Couple of quick questions. if you look at the – you talked about the unit placements only including the ones that you've sold, can you give us a sense of scale for how many have been placed on lease [ph] arrangements or other types of deal that don't show up in that number, just kind of leave this more towards the installed base?

Brian Farley

Yes, I will share with you. Just what we have done through the first half of this year which won't include what we did last year. We're not counting upgrades, because upgrades are really a replacement of one of our generator for another, we strictly look at the number of generators that we put out there under contracts of various kind we received laser console in exchange of the SWOP sometimes we get some funds with that as well. If you look at that you can add another 50 units this year in the United States, again the number is bigger than that cumulatively since we have been doing this starting about third quarter of last year. But it's a small number relative to the overall quantity of generators sold and I think assume that – and again, I don't know if this will continue in this round, but currently, somewhere in the neighborhood of about 80 to 85% of the generators that are placed out there are still sold in the traditional manner.

Ben Andrew – William Blair & Co.

 

Okay. And then I know the internationals been starting to ramp, can you give us a rough breakdown between the installed base as it mere the procedure numbers or is it meaningfully different than that?

Brian Farley

We actually run a different forecasting model that doesn't rely as extensively on the existing user-end installed base internationally. For the simple reasons that in the distributor markets which that 36 markets for us, we really don't have the objects on that quite as well as we'd like. Certainly, in the direct countries we have a better sensitive, but I can't unfortunately, Ben, quite take that for you, because we just haven't been tracking it in that kind of fashion like we do in the United States.

Ben Andrew – William Blair & Co.

 

Okay. And then you talked about increasing the size of the sales force, that's a new move I believe it's been some time since you've changed that. Can you give us a sense of the magnitude through the end of the year that you're targeting?

Brian Farley

We are still in the discussion phase amongst ourselves that how big of an increase it should be. It would be on the modest size and I'd rather not comment until we developed our own plan. But, let me explain a little bit of rationale and the timing on it. We continue to see the growth of the U.S. be good, we think we can help make it even better, given all the positive we have going forward with the clinical trial, the part performance and the reimbursement in 2009 being very solid. And so we want to – not that we have reached the level annual sales per rep that will sustain good profitability and even better profitability in the future, the time is now to add the staff in the U.S. sales team and that's why we're doing it now. As you can imagine when we quote 1.75 million in annual sales per revenue in the United States, just like with any situation that the average is going to be some territories that are substantially larger than that and that's a case, and of course, we look at opportunities to get more efficient and get the word out more thoroughly. Because anyway you cut it, we still see in any given territory likelihood that as good as our business is, there are more laser accounts in the given territory than they are RF accounts. So this is a tremendous opportunity for us when we can put more (inaudible) industry, recharge [ph] those accounts, as well as further make sure we are talking to the new entrance into the marketplace which we think we have been extraordinarily successful at winning those deals, but might enhance us even further if we can increase our bandwidth this way. But I'm sure we'll have more to say on the next earnings call about the actual size of planned increase in the U.S.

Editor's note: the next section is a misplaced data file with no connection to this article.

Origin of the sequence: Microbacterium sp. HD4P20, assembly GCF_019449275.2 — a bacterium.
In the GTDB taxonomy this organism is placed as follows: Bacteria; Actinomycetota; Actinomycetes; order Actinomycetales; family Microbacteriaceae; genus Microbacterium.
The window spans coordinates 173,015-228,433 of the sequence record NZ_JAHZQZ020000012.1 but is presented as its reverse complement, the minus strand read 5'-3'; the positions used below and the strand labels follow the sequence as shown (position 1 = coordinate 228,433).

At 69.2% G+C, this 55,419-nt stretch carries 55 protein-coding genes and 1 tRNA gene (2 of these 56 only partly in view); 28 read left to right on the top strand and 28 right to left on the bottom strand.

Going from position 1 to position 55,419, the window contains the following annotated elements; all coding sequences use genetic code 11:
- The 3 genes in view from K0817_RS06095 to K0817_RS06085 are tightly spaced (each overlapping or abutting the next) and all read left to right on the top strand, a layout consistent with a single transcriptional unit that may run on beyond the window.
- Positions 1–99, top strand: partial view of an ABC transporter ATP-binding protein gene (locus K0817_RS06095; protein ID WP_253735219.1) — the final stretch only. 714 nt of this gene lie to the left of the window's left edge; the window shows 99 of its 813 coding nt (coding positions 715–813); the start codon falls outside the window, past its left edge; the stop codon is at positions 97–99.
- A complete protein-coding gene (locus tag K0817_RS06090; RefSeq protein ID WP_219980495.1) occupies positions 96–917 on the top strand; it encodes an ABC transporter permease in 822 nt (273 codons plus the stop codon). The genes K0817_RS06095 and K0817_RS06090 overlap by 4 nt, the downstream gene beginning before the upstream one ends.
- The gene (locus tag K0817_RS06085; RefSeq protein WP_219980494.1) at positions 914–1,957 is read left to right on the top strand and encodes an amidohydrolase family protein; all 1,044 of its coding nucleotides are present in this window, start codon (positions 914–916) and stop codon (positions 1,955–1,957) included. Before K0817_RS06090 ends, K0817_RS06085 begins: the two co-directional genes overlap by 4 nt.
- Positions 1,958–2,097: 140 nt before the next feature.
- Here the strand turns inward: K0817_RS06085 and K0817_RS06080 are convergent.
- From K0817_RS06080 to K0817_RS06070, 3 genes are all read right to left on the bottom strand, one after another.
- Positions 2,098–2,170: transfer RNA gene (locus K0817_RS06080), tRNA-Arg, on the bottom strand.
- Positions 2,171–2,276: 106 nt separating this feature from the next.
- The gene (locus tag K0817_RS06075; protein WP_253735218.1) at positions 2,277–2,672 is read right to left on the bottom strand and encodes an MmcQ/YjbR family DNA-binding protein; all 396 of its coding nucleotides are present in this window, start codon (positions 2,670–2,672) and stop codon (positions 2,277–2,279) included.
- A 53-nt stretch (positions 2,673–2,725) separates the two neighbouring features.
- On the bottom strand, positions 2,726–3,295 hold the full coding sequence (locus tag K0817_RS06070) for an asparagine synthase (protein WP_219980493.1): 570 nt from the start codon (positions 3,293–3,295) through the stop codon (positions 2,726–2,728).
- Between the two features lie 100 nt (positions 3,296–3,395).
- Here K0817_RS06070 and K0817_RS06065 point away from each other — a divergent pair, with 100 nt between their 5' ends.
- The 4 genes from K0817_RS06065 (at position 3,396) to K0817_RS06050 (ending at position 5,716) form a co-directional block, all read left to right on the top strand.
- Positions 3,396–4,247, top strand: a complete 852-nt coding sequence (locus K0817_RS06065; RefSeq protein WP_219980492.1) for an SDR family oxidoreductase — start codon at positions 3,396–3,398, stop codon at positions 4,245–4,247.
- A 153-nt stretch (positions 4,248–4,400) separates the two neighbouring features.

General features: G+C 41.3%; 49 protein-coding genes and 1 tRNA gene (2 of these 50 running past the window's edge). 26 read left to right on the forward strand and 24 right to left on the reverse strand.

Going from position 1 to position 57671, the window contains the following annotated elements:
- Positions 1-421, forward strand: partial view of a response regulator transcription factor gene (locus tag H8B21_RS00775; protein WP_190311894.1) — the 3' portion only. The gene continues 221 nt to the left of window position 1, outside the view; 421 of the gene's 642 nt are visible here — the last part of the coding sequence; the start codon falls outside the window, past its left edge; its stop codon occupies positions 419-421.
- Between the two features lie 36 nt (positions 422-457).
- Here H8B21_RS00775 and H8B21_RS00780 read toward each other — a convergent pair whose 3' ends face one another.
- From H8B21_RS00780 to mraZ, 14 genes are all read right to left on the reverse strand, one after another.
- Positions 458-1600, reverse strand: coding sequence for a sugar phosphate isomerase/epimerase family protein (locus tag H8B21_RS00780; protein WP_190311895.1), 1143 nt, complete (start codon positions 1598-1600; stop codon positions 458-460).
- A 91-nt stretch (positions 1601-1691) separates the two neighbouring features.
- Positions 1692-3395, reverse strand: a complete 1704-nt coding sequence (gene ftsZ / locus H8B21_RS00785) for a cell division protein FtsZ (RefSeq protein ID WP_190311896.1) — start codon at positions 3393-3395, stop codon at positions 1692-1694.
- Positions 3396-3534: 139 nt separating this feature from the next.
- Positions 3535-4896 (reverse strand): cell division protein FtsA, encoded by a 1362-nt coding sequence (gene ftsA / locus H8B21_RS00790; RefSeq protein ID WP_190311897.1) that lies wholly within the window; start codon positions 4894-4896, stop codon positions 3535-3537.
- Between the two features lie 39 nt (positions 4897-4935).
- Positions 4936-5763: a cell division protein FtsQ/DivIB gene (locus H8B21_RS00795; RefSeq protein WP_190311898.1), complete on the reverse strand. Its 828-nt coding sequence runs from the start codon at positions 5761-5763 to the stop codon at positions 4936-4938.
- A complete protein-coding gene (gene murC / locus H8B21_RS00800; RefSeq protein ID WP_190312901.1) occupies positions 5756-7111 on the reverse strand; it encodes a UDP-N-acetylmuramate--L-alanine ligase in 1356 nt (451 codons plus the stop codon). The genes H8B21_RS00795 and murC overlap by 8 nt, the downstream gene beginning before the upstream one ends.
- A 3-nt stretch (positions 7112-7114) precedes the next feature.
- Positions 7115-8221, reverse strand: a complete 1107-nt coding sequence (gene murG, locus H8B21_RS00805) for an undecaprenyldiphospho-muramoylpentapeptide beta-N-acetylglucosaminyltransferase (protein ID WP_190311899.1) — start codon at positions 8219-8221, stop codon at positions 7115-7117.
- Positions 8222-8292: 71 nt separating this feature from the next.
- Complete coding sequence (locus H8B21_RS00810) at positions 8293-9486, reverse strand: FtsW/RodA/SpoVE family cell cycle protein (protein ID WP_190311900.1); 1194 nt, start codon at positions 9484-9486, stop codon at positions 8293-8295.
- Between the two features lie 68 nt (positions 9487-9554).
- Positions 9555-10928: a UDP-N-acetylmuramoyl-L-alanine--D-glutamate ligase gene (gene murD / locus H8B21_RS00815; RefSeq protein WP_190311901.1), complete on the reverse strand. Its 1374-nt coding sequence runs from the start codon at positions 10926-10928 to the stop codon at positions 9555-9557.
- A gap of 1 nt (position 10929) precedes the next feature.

Ben Andrew – William Blair & Co.

 

Okay. And then maybe a couple of questions for Peter. Can you be a little bit more exclusive about the interest income expectations in terms of what sort of rates you're getting and does your guidance including some tax because you paid some this quarter and if so at what rate is we haven't baked that under our model historically?

Peter Osborne

So, our sort of weighted average yield is about 2.3% for our cash and cash investments portfolio going forward.

Ben Andrew – William Blair & Co.

 

Okay.

Peter Osborne

And the tax rate that we're using for risk this year is 5.4%.

Ben Andrew – William Blair & Co.

 

Okay. And is there an expectation for next year in terms of what you'll actually report on the P&L?